Fats are fatty acids joined onto the backbone of a glyercol (propane-1,2,3-triol).

Why was glycerol seemingly chosen by nature to be the backbone of fats? Why can't it have been a butane -1,2,3,4- tetraol or pentane with 5 alcohol groups or almost any other molecule?

So my question boils down to, is it just pure chance that glycerol is the backbone of fats or is there a deeper underlying reason?


2 Answers 2


Chance should always be high on our list of explanations of why the history of life turned out in some specific way. As James A. Coffman has described, there are a couple of different notions of chance. Evolutionary biochemistry is quite difficult because today's diversity of biochemical genotypes and phenotypes are a biased representation of the ancient past.

However, I think a case can be made that it was not 'pure' chance.

As your question itself suggests, the chemistry requires alcohols for the esterification with fatty acids to form acyl glycerols. I think that is 'sufficient' to say it is not 'pure' chance that among molecules that it was glycerol, but since you're also questioning "why glycerol?" over other alcohols, let's look at what glycerol has going for it compared to other alcohols.

  1. Glycerol is relatively small. All else being equal, fulfilling a biological function with a smaller molecule requires less energy than larger ones. Compared to polyphenols, for example, this is a no-brainer because (1) building polyphenol would be expensive energetically, and (2) would be difficult to transport.
  2. Glycerol is flexible. The two outer alcohols have the ability to move with respect to the central carbon so that as we go from glycerol to mono-acylglycerol, di-acylglycerol, and finally triacylglycerol, the outer groups' motion can reduce steric hinderance.
  3. Glycerol can be converted into a lot of other things that form a part of metabolism. While it is conceivable that an extremely different metabolism without glycerol could have come to be, the fact that glycerol is directly and indirectly convertable into a large number of molecules with structural and energetic functions does give it better candidacy than molecules that are relatively unreactive or require large numbers of reactions to build anything useful biologically.
  4. While glycerol doesn't have the greatest number of alcohol groups for its size (size in terms of carbon backbone, not necessarily molecular weight), it doesn't have the least number either. Steric hinderance or difficulty to synthesize of alcohols with the same size would make glycerol a better choice.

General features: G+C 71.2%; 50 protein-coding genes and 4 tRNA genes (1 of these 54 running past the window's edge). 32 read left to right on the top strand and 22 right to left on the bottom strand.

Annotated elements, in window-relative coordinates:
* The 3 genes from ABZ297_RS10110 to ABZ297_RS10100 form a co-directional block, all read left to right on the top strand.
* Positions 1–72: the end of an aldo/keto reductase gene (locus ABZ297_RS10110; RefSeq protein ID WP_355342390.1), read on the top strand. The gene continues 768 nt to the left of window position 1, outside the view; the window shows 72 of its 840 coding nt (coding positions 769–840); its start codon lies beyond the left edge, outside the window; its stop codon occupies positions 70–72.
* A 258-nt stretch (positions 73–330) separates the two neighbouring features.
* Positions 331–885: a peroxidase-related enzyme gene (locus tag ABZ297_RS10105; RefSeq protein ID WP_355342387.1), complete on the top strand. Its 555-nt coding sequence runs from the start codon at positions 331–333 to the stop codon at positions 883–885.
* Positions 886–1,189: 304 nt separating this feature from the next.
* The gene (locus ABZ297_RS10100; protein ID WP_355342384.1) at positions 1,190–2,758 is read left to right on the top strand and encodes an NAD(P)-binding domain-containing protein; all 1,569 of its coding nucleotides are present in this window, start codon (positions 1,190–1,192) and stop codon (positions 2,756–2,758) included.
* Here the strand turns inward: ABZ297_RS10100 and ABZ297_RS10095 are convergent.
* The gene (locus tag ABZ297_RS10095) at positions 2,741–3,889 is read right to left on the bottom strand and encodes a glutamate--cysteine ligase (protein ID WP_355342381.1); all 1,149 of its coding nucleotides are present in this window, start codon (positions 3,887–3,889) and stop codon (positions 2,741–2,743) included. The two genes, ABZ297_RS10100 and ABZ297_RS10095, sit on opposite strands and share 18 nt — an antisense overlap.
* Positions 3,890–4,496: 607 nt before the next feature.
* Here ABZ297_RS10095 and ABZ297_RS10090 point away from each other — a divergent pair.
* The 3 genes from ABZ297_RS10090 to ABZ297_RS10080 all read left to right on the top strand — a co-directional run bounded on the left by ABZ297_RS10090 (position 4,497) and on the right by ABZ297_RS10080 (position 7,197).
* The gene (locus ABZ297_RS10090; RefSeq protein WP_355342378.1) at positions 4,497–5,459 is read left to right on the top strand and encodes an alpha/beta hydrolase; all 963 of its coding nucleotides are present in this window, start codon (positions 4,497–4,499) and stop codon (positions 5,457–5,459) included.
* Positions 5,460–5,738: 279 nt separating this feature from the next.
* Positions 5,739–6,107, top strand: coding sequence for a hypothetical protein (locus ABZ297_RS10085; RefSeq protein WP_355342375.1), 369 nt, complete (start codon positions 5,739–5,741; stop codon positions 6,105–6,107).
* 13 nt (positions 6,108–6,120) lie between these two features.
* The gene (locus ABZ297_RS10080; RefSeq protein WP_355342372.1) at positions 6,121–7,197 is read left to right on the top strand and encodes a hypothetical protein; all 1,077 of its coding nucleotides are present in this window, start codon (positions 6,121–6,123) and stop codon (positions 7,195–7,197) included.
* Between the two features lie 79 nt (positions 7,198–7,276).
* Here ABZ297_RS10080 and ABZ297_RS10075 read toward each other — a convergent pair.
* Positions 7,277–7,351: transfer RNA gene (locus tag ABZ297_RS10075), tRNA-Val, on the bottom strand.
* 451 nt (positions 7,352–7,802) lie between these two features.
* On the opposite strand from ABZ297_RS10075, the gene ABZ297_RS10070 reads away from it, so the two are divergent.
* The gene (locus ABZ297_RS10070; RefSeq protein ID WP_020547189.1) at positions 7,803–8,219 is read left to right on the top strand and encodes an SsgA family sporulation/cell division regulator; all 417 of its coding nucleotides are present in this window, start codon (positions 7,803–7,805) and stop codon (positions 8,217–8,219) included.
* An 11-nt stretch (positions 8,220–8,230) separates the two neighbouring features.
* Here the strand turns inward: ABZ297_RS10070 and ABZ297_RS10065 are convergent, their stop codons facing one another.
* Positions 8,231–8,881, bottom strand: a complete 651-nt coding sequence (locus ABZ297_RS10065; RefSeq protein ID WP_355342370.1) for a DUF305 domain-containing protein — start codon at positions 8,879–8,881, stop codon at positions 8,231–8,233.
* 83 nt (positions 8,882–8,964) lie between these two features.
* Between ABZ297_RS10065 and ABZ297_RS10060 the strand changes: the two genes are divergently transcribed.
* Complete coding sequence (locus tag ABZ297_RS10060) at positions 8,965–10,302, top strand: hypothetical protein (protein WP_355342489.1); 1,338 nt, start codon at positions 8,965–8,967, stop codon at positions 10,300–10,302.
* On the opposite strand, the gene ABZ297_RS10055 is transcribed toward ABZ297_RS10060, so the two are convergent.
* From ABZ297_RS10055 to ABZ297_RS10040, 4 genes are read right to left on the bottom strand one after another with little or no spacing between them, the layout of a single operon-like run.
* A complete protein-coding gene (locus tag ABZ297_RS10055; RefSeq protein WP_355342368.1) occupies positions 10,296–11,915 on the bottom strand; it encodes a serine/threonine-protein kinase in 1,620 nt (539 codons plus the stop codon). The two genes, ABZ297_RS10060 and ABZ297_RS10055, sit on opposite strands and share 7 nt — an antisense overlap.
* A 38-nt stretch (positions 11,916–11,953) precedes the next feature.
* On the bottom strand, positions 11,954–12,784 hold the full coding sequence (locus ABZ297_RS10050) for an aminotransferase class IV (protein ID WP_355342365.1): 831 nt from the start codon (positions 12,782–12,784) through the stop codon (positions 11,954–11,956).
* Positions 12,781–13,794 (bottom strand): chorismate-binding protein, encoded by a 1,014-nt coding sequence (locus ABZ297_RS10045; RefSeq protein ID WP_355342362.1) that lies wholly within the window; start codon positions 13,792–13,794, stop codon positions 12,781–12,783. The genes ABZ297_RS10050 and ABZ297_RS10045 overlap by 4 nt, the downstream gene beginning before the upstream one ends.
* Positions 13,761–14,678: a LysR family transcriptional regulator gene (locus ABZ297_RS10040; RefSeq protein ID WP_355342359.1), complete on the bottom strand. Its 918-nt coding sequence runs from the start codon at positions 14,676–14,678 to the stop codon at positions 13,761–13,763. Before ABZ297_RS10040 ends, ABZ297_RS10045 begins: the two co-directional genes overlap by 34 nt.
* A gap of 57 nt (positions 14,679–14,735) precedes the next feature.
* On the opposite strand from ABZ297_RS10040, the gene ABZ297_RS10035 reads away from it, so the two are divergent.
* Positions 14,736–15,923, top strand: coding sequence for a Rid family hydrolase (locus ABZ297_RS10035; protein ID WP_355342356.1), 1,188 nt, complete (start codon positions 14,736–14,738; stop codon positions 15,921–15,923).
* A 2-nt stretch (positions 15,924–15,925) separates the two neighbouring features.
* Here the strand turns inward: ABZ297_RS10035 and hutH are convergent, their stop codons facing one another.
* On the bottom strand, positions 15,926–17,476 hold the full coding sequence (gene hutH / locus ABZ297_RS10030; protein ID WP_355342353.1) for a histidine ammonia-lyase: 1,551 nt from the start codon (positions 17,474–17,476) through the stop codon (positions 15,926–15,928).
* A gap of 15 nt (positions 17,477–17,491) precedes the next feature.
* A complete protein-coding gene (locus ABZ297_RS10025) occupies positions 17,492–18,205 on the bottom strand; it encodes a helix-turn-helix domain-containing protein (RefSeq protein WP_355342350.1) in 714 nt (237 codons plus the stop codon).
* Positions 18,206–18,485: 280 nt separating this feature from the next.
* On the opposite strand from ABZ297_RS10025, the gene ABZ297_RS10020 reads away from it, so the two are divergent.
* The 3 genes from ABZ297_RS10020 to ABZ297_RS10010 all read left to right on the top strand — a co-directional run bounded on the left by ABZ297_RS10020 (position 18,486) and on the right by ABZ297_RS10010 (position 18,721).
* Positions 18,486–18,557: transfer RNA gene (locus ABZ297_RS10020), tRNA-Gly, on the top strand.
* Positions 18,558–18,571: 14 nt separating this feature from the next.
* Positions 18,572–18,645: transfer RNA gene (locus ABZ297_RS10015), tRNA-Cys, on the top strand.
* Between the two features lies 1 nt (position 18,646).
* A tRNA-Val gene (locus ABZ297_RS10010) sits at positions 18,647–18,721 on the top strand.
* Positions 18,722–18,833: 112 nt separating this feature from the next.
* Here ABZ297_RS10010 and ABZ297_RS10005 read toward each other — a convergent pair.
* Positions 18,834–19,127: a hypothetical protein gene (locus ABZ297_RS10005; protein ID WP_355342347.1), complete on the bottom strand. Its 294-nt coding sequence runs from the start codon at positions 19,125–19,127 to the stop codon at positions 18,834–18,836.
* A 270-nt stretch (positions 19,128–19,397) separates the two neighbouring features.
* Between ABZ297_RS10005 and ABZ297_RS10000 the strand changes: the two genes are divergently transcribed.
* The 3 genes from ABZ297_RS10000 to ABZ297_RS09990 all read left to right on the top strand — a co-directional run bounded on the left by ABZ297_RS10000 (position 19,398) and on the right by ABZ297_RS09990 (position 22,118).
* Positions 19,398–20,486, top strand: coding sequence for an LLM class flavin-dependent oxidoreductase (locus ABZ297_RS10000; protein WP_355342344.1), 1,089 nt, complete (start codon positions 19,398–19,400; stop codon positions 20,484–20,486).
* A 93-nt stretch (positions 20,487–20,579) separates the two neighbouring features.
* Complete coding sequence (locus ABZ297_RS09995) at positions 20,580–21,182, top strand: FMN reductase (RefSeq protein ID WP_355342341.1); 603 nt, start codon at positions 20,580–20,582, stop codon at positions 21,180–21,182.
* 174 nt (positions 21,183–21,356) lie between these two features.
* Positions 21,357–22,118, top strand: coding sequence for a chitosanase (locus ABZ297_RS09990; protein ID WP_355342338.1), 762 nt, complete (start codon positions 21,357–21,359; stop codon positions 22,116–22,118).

Hopefully that convinces you that glycerol was not completely random with respect to all other molecules or even all other alcohols. That is, not all the possibilities in those sets are equally good for the biochemical role that we now see glycerol fulfilling, and glycerol is defintely not the worst. However, there may have been other subsets of alcohols/molecules in existence at that time for which we don't have specific reasons for glycerol being better.

In conclusion, no, not 'purely' random.


Reading my answer above, I can see why someone reading my list of glycerol traits may think I am making a just so story on why it is specifically glycerol that we have today fulfilling a biochemical role of joining together fatty acids via acylation. To be clear, I am not addressing 'why' glycerol is the molecule fulfilling this role but rather whether it is purely random that glycerol is the molecule fulfilling this role. In my vernacular, 'purely random' implies a uniform probability distribution, which is to say that in this context each molecule was as likely as any other to fulfill the role that we see glycerol fulfilling in biochemical systems today. By citing reasons why some molecules are better suited in their properties, we show that the distribution cannot be uniform. We don't need to even place where glycerol sits on this distribution to determine that it is not purely random. We only need non-uniformity. The fact that glycerol has traits that make it more likely than others is an additional suggestion that among the molecules under consideration, glycerol was not the least likely.